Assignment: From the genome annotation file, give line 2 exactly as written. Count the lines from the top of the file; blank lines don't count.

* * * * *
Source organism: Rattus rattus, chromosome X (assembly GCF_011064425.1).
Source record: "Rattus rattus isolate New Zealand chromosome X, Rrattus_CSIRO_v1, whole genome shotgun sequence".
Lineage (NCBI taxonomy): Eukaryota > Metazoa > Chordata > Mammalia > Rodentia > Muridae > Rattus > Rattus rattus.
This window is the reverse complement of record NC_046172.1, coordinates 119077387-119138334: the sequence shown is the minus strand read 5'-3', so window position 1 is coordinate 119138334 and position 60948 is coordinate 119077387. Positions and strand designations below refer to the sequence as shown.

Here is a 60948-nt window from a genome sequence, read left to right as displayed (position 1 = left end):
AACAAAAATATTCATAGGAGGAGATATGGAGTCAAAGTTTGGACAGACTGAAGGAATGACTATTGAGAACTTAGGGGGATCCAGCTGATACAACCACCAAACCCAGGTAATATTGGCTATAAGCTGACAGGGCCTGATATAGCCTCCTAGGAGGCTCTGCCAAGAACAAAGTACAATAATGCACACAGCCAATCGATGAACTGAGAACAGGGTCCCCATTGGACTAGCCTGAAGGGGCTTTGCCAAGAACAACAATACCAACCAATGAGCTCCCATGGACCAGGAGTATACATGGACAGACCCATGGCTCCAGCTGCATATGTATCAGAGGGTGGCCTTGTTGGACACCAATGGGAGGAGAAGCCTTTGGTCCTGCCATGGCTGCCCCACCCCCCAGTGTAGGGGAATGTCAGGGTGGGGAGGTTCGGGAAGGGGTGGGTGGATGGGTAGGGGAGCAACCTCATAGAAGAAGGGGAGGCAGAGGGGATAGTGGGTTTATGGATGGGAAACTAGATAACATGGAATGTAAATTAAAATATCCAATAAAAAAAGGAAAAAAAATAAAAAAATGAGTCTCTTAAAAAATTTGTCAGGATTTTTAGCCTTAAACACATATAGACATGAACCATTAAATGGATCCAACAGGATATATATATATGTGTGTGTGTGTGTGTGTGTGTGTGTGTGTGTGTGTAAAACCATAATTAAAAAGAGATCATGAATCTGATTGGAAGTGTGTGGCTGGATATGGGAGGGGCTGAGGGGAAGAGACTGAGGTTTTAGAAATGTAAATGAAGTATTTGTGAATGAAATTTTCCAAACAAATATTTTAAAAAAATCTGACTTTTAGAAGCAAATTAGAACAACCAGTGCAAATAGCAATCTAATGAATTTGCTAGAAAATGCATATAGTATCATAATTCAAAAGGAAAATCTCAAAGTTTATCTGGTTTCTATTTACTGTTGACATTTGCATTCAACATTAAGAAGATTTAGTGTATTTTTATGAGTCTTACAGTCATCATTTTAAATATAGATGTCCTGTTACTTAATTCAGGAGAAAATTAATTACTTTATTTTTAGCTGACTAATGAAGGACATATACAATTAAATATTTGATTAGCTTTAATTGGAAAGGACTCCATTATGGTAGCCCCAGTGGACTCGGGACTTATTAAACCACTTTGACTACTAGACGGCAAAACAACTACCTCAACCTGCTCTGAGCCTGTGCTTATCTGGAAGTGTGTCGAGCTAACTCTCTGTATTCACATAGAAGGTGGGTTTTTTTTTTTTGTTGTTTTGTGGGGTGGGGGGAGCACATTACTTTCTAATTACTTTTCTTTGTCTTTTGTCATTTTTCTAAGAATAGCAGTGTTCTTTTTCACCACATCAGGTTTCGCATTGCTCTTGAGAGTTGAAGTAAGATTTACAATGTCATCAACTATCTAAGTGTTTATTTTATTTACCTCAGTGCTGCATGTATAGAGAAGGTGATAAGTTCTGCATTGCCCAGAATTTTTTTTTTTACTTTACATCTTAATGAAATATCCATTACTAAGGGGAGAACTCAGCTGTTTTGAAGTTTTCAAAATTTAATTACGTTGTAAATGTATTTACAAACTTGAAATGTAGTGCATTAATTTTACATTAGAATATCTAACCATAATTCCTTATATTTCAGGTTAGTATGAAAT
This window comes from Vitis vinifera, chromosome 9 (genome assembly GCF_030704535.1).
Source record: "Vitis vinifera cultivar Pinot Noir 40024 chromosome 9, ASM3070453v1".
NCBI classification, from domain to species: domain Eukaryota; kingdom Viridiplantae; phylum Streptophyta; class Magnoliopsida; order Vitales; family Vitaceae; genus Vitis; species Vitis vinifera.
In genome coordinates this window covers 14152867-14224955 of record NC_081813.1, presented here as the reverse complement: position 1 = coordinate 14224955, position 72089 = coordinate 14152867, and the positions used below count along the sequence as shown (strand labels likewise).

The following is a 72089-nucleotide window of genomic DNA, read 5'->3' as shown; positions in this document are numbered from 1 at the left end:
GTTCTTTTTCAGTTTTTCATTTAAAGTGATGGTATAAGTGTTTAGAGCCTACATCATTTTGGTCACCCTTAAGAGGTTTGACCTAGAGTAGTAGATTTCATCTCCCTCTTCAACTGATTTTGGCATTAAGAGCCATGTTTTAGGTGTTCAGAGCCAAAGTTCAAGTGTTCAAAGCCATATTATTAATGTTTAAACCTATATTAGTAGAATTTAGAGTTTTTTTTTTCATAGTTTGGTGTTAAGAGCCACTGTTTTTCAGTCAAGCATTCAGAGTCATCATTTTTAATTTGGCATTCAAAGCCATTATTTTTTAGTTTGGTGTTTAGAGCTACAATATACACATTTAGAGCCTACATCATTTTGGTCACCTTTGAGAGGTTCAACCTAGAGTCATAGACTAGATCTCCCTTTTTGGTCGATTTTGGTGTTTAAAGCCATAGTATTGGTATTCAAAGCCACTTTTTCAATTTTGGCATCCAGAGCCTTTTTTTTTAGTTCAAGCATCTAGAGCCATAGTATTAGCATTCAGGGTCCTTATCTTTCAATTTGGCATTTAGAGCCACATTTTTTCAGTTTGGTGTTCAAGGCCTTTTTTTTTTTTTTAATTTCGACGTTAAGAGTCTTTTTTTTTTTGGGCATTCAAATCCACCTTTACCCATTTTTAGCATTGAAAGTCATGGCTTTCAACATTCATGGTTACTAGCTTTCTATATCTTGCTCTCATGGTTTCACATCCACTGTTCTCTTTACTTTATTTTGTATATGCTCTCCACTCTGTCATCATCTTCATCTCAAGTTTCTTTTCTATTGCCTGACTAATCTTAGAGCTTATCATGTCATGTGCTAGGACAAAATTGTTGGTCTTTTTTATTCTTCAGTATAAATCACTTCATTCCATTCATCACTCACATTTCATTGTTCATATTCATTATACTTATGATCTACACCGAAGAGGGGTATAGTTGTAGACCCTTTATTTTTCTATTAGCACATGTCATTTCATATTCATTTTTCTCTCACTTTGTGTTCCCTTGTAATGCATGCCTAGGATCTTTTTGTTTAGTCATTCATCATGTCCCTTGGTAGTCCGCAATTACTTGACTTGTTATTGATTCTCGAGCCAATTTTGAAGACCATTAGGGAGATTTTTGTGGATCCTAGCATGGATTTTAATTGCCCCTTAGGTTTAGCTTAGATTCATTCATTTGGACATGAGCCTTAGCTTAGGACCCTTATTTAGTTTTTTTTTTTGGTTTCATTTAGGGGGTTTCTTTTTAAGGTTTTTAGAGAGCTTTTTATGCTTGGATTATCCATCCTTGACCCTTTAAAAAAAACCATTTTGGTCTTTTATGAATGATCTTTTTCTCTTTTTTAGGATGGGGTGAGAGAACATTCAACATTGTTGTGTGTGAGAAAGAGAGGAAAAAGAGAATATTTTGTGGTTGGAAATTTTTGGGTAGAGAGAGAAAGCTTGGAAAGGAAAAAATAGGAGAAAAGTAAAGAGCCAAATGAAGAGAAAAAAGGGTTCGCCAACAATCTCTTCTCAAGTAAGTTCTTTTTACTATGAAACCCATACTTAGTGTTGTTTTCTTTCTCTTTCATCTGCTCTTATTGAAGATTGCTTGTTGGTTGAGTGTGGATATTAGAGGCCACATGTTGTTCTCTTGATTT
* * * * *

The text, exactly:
Source record: "Rattus rattus isolate New Zealand chromosome X, Rrattus_CSIRO_v1, whole genome shotgun sequence".